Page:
Polaroid Corp., the instant camera maker that was a "glamour" investment 30 years ago, filed for Chapter 11 bankruptcy protection Friday.
The company had narrowly avoided bankruptcy this summer when it missed interest payments on its substantial debt. The Cambridge, Mass.-based company has been trying to restructure $900 million in debt and lost $109.9 million in the quarter ended July 2.
In a statement, Polaroid said it is hoping to find another company to buy it.
Former 'Nifty Fifty' faltered after it failed to respond quickly to trend toward digital photography
The Delaware bankruptcy court chief judge, Peter Walsh, granted Polaroid $13.1 million in emergency funds for payroll expenses.
Trading in Polaroid's stock was halted on the New York Stock Exchange on Wednesday among rumors of the impending filing. On Tuesday, the shares closed at 28 cents, down 15 cents.
In the early 1970s, the company's stock had been counted among the "Nifty Fifty" -- a list of stocks that investors could supposedly buy and hold forever.
In those days, the company's technology made Polaroid a household name and firmly established it as the number one instant film development company. But the company did not respond quickly when affordable digital photography started to hit store shelves, allowing consumers to use a more versatile type of instant photography.
The company's current management is seen by many in the industry as having the right ideas for the digital era, but as having hesitated too long before stepping in.
"They started really late," said Alexis Gerard, president of Future Image, digital imaging research and consultancy firm. Gerard said that, for a photography company, embracing digital means a radical cultural shift that wiser companies like Kodak started before there was much at stake.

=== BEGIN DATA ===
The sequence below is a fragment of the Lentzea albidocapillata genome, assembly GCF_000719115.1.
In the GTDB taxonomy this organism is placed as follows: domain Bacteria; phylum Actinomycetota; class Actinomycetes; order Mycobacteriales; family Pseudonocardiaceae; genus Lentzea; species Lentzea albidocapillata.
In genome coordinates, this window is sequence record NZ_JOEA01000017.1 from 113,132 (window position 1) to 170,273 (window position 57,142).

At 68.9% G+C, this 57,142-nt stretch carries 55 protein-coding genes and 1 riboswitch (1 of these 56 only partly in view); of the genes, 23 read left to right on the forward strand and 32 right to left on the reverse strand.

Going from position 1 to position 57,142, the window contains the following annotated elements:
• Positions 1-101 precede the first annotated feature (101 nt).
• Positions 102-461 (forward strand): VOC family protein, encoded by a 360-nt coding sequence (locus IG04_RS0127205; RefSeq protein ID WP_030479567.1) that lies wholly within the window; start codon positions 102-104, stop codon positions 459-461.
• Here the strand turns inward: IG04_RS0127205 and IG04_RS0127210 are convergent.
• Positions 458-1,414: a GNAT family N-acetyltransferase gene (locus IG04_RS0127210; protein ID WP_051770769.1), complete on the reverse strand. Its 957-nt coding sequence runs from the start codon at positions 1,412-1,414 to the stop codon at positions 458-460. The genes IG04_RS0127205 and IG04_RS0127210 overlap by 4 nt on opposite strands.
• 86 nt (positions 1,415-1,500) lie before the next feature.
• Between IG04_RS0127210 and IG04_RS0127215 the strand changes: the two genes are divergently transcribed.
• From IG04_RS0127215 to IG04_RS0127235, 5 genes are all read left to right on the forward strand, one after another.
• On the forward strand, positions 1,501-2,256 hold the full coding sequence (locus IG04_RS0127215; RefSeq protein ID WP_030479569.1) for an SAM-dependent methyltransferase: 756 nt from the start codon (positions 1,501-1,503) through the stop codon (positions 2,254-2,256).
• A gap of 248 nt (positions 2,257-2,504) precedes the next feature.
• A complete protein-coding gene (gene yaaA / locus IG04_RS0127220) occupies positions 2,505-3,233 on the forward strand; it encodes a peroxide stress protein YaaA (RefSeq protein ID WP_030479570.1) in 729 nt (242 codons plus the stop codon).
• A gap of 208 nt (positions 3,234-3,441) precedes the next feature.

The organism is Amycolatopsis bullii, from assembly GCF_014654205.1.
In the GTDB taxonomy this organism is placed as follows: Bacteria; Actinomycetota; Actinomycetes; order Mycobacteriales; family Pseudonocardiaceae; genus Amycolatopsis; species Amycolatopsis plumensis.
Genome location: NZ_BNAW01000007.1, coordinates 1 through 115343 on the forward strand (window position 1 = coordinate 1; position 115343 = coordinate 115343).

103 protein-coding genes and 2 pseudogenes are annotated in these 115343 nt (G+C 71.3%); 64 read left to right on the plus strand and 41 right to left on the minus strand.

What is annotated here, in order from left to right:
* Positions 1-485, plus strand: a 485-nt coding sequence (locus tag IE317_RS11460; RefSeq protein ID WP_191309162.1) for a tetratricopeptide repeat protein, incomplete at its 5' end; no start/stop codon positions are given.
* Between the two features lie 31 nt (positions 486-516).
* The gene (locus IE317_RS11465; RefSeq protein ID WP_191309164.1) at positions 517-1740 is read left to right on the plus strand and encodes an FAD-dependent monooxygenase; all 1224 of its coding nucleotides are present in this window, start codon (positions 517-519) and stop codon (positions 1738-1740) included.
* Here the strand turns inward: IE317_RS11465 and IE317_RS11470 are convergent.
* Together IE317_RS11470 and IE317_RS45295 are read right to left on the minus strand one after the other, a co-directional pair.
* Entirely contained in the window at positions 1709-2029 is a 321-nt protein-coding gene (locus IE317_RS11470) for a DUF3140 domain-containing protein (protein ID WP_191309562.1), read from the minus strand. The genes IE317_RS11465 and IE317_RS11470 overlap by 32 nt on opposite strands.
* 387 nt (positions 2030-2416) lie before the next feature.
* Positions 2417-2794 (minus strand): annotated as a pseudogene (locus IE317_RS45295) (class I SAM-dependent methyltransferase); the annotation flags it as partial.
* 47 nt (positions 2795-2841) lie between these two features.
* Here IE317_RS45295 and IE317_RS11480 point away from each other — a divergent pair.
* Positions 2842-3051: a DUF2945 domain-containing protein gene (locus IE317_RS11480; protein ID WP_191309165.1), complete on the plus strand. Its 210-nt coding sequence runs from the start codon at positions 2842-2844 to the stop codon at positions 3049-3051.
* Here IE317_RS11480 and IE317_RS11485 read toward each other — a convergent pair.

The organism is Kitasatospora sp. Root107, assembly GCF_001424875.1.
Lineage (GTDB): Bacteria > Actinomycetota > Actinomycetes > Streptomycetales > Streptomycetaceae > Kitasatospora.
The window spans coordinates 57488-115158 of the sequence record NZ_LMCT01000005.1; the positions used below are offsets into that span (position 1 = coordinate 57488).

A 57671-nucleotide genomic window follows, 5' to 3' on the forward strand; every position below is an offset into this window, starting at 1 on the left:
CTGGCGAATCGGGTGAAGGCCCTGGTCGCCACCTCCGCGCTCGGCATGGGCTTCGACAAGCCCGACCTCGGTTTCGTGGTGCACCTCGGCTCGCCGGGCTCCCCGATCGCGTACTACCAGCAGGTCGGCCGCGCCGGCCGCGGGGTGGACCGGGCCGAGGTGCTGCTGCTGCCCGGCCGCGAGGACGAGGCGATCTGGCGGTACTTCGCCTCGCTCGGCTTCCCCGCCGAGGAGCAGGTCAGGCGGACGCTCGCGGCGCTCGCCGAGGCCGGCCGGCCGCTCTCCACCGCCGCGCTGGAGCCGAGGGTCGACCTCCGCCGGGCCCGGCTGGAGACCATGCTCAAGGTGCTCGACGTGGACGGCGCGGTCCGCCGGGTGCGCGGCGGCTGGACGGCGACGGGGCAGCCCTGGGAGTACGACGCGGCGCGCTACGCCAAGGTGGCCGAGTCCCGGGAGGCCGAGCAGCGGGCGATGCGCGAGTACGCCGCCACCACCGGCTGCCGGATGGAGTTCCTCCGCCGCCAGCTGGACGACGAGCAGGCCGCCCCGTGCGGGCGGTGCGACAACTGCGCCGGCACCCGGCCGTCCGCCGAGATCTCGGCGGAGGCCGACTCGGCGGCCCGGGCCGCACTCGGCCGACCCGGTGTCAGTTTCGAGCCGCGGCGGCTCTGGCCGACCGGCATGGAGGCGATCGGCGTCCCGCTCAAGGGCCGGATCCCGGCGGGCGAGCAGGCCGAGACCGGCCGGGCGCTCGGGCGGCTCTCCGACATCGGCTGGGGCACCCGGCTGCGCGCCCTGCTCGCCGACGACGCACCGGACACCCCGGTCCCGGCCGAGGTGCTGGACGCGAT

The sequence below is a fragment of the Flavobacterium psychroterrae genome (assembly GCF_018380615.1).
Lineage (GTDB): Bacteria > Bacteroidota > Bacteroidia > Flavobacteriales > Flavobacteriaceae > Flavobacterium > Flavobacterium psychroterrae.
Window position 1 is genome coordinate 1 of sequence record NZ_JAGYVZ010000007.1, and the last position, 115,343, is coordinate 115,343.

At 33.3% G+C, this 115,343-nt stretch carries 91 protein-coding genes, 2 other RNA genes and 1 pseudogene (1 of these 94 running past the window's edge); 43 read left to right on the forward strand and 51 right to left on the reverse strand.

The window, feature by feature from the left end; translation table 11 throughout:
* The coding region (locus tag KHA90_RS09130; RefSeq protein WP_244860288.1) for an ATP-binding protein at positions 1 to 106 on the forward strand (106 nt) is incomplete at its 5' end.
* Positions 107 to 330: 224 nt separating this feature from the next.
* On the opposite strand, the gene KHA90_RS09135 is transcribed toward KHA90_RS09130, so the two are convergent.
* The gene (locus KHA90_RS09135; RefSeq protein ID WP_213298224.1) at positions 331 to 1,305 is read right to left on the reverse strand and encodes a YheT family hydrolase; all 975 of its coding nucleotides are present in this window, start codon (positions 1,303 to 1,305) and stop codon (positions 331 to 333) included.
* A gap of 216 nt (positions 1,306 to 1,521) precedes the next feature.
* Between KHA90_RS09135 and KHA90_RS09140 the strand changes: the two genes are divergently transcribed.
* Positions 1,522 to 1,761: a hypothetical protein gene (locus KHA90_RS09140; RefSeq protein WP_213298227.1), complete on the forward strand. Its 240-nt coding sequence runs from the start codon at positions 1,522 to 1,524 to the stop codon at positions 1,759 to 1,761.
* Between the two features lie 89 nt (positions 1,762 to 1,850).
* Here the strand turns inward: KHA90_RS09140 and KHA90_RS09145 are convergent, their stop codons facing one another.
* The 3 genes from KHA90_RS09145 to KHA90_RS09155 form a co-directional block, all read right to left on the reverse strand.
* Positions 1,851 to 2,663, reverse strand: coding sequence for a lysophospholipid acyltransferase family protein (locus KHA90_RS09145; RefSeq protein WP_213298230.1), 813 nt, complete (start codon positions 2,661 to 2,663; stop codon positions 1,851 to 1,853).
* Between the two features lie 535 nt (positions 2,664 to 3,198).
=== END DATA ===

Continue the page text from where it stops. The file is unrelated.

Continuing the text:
Chief executive Gary DiCamillo "once described to me the task that he had at Polaroid as having to change the engine while the car is running," Gerard said.
The firm has had some limited success in the digital arena, going against dominant and far larger companies such as Sony and Kodak. According to research firm NPD Intelect, Polaroid is in the number five slot in terms of units sold in the digital camera market and has gained 2.7 market share points this year.
The company also has had recent success in its traditional film camera business. The I-Zone Instant Pocket camera, a $25 film camera that produces thumbnail-size images on stickers, was the best selling camera in America last year.
"The I-Zone was a big success," said David Kathman, a stock analyst who follows Polaroid for Morningstar. "But it was kind of a fad. That product alone can't carry a company."
The instant film-developing technology that made the company famous was designed by Polaroid founder Edwin Land in the late '40s, after his young daughter asked him why she had to wait to see photographs he had taken.
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